• Early sources on African ideophones, part II: Vidal on Yoruba, 1852

    Part two of our series on early sources (part one is here) is dedicated to Reverend O. E. Vidal, M.A.1 who as early as 1852 made a number of very insightful comments on ideophones in Yoruba in the preface to Samuel Crowther’s Yoruba dictionary: There is another very striking feature in the Yoruba language, which […]

  • GTM Workshop 2008

    In 1968 Bernd Heine published the first comparative study of the so-called Togorestsprachen. Around the same time Kevin Ford and Mary Esther Kropp Dakubu were involved in the linguistic documentation of some of the languages of the Ghana-Togo mountains; Ford was writing a dissertation on Avatime (Siya) and doing comparative work on several other GTM […]

  • Adjectives and the gospel in Ewe

    Previously, we’ve looked at a perceptive account of ideophones in nineteenth-century Ewe by Joh. Bernard Schlegel. But Schlegel was not just a keen observator of the synchronic structure of Ewe, he also had clear ideas on where the language came from (damned primitivity) and where it was going (blessed enlightenment). A Pietist missionary above all […]

  • Under the spell of ideophones

    One1 of the nice things about fieldtrips is getting immersed in another culture area with, for one thing, different news priorities. When in Ghana, I somehow find it relieving to read the news stories about the rise of herbal medicine, spectacular roundups of Nigerian armed robbers, local chieftaincy conflicts, and parcels of cocaine that miraculously […]

  • The mysteries of Christian doctrine, or, How an African language was mistaken for an Amazonian one

    In an excellent post over at Greater Blogazonia, Lev Michael unravels a spectacular error which led several eminent specialists of American languages to believe that a West African language named Arda was actually spoken on the Amazon between the Nanay and Marañon Rivers. Lev’s post is recommended reading (as is his blog Greater Blogazonia in […]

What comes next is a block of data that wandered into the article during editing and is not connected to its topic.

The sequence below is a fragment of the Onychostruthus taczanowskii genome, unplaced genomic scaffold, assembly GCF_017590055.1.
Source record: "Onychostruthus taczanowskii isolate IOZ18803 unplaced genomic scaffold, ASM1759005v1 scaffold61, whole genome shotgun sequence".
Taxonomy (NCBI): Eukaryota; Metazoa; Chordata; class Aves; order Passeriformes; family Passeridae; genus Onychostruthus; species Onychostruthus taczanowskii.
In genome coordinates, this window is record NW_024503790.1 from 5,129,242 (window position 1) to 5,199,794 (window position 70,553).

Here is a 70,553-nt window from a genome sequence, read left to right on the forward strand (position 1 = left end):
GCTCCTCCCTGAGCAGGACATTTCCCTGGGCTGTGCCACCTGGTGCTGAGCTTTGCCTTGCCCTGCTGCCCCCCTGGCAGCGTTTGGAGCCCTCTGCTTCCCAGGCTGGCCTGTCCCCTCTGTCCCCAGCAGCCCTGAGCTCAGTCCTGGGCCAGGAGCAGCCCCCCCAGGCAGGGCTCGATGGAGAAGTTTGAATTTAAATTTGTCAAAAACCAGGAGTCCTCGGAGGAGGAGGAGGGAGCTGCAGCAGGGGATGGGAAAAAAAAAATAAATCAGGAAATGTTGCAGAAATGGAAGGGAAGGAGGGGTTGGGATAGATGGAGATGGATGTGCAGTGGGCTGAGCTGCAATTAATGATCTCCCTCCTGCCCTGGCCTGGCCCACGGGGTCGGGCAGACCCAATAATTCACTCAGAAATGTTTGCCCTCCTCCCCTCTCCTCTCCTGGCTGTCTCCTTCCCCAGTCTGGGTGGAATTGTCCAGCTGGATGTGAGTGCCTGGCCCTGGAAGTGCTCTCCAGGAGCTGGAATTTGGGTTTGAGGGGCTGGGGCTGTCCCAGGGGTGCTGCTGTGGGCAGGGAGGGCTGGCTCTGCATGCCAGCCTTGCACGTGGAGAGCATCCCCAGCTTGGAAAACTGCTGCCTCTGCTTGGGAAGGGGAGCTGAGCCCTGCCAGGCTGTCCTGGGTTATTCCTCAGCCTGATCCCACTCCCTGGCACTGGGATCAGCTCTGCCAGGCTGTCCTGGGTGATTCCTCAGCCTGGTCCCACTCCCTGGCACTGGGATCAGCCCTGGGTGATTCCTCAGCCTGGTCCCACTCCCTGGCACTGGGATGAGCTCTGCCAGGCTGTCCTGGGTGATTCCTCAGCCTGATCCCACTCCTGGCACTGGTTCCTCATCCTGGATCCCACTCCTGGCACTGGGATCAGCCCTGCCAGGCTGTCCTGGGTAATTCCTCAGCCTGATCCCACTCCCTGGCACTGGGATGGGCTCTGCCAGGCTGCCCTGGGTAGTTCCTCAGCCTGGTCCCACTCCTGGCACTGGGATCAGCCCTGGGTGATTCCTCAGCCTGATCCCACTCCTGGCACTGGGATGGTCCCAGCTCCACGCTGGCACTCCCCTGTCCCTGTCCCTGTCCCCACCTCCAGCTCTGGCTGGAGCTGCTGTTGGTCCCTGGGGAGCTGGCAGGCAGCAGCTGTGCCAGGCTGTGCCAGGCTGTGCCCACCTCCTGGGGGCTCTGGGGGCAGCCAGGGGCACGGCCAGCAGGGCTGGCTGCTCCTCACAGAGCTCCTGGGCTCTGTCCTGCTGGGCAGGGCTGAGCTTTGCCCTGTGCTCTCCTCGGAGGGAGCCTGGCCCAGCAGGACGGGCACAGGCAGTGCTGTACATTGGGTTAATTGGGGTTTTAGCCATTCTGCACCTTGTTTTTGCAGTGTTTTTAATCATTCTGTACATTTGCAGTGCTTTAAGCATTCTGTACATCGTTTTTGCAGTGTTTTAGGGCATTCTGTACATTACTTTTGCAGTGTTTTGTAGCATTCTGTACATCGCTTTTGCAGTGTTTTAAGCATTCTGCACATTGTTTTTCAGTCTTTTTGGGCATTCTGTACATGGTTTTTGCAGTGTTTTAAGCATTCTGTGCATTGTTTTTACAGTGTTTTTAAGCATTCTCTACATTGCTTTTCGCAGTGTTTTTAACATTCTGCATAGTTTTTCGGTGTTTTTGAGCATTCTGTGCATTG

• Fresh wild melon and meat full of gravy: food texture verbs in G|ui (Khoisan)

    Today’s dish of expressive vocabulary is particularly tasty. It comes from G|ui, a Khoisan language of Botswana.1 To Africanists, expressive words from Khoisan languages are of special interest because Khoisan has been claimed on various occasions to lack ideophones, otherwise thought to be one of those linguistic traits that characterize Africa as a linguistic area […]

  • On the history of the term ‘ideophone’

    A common term for expressive vocabulary in African linguistics is ‘ideophone’. It has become a tradition to cite the first paragraph of Doke’s definition in any study on ideophones: Ideophone (Idéophone) [Ideophon] A vivid representation of an idea in sound. A word, often onomatopoeic, which describes a predicate, qualificative or adverb in respect to manner, […]

  • Early sources on African ideophones, part I: Schlegel on Ewe, 1857

    This is the first post in a series. Featured philologist of today is Joh. Bernhard Schlegel, for providing us with precious data on ideophones (expressives) in nineteenth-century Ewe, a Kwa language of southeastern Ghana. But since this is the first post on ideophones here, let’s first try to answer the obvious question: what are ideophones, […]